The programs for posting an order in SAP Sales & Distribution (SAP SD) and the programs for posting a vendor invoice in SAP Financials (SAP FI) use many of the same elements. These elements include checking for the existence of the company code entered by the user. But the programs exist only for themselves. That means that an SAP SD order per se cannot be related to a vendor document, but that the vendor document, for example, can appear as an explanatory appendix to the order. The tasks are treated differently in electronic file management. With electronic files, a concrete instance of order files must provide concrete visibility of orders, vendor invoices, or digitised documents in a common structure. Framework technology does more than just help solve integration questions in SAP Records Management. It also helps in other application contexts. For example, it can record disagreements and complaints in the context of financial accounting and document the process of creating quarterly and balance sheet processes. .

It is helpful to compare framework technology with the operating system of a computer. Various programs are installed on a computer; each has an entry in the system registry. For example, if a user clicks on a file in Windows Explorer, the operating system - on its own - finds the correct program to open the file, starts the program, passes the file on to another application, and closes it when the user finishes work. The operating system maintains control of the concrete program at all times. It can minimise it, end it, or place it into the foreground. The service provider framework works in a similar way. Programs (service providers) register themselves in the framework. To build upon the previous example, compare these service providers with the programs used to post SAP SD orders or vendor invoices. In some sense, service providers handle existing objects or objects from non-SAP applications. Concrete configuration variants can be performed on service providers in the application registry. For example, here users can define which concrete workflow definition is used for a process that can be started from a file for a concrete file type, such as an application procedure as part of a personnel file. New service providers - new programs - are also entered into the registry. At runtime, the service provider framework acts as a broker between the various programs involved in an SAP solution. In the case of SAP Records Management, files and the documents they contain communicate over the framework just as they do with vendor invoices or orders. In the process, files, orders, invoices, and documents must be considered as independent objects that exhibit an independent implementation.

Customising or enhancement by implementation?

Well-known companies such as the Deutsche Postbank,
KarstadtQuelle or the Westdeutsche Immobilien Bank already count on SAP Records Management. All these customers required that non-SAP components supplement SAP Records Management. For example, groupware systems or special systems to appraise property were linked to the file management solution. The strength of the framework approach is apparent here: The non-SAP programs simply had to be entered into the registry as services so that they could interact with existing objects. The solution is consistently open so it guarantees freedom to make modifications. The ability to enhance an application without customer-specific modifications is an additional advantage. Framework technology often proves superior to designs that offer extremely complex customising or multiple configuration options that cut standard software down to fit concrete customer needs. Often, it’s much simpler to implement enhancements for a specific customer situation with framework technology. The goals of a customer-specific implementation generally correspond to real customer needs much more strongly because the enhancements are created in collaboration with end users. The disadvantage? Enhancements that arise through implementation demand much more specific knowledge on the part of those involved in the project – much more than simple system configuration through customising. A decision about which approach better leads to the goal can be made only when dealing with real-world situation.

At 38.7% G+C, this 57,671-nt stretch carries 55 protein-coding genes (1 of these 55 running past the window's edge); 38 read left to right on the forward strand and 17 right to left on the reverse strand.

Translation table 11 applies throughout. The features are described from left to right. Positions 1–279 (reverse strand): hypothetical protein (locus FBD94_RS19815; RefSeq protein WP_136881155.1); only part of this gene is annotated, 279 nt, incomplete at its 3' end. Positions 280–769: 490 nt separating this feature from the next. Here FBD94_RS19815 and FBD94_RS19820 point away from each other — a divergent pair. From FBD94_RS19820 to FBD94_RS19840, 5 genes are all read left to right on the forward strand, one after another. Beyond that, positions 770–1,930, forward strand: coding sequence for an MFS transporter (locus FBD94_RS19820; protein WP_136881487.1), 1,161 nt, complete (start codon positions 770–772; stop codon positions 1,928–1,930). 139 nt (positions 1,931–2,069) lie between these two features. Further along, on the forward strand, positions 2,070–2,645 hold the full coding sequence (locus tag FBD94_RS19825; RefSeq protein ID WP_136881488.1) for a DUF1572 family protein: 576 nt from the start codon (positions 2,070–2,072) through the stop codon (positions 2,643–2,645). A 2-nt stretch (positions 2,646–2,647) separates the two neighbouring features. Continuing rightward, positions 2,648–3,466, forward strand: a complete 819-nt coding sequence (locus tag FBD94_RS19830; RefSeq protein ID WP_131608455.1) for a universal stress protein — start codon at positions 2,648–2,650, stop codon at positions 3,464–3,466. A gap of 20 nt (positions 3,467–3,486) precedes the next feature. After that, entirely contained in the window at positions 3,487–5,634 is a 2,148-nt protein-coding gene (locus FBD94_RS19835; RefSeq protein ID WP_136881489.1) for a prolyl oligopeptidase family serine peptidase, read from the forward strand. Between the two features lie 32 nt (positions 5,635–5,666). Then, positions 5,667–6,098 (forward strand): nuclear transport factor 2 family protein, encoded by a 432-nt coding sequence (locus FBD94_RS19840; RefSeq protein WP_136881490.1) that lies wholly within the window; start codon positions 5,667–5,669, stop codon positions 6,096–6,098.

Additional applications based upon the service provider framework

Other SAP solutions take advantage of the service provider framework developed for SAP Records Management. For example, mySAP Financials processes disputes, such as complaints about invoices, and logs all the documents that arise during the dispute management process in a procedure file. mySAP Financials can also document the creation of a balance sheet and quarterly reports in a form that meets the requirements of the Sarbanes-Oxley Act, the new U.S. law requiring greater transparency in reporting. mySAP Customer Relationship Management also contains procedure management for processing service requests. And mySAP Public Sector provides a records management solution for official files. SAP is delivering more and more solutions that place objects in relation to each other with the service provider framework and that contain the preconfigured functionality of SAP Records Management. These solutions display added value of SAP Records Management that is based upon the framework design. The solution's openness does more than guarantee the creation of tailor-made customer solutions. Reuse of the framework and the objects realised in it in various SAP applications particularly profits customers who now encounter uniform architecture and uniform interfaces in various applications.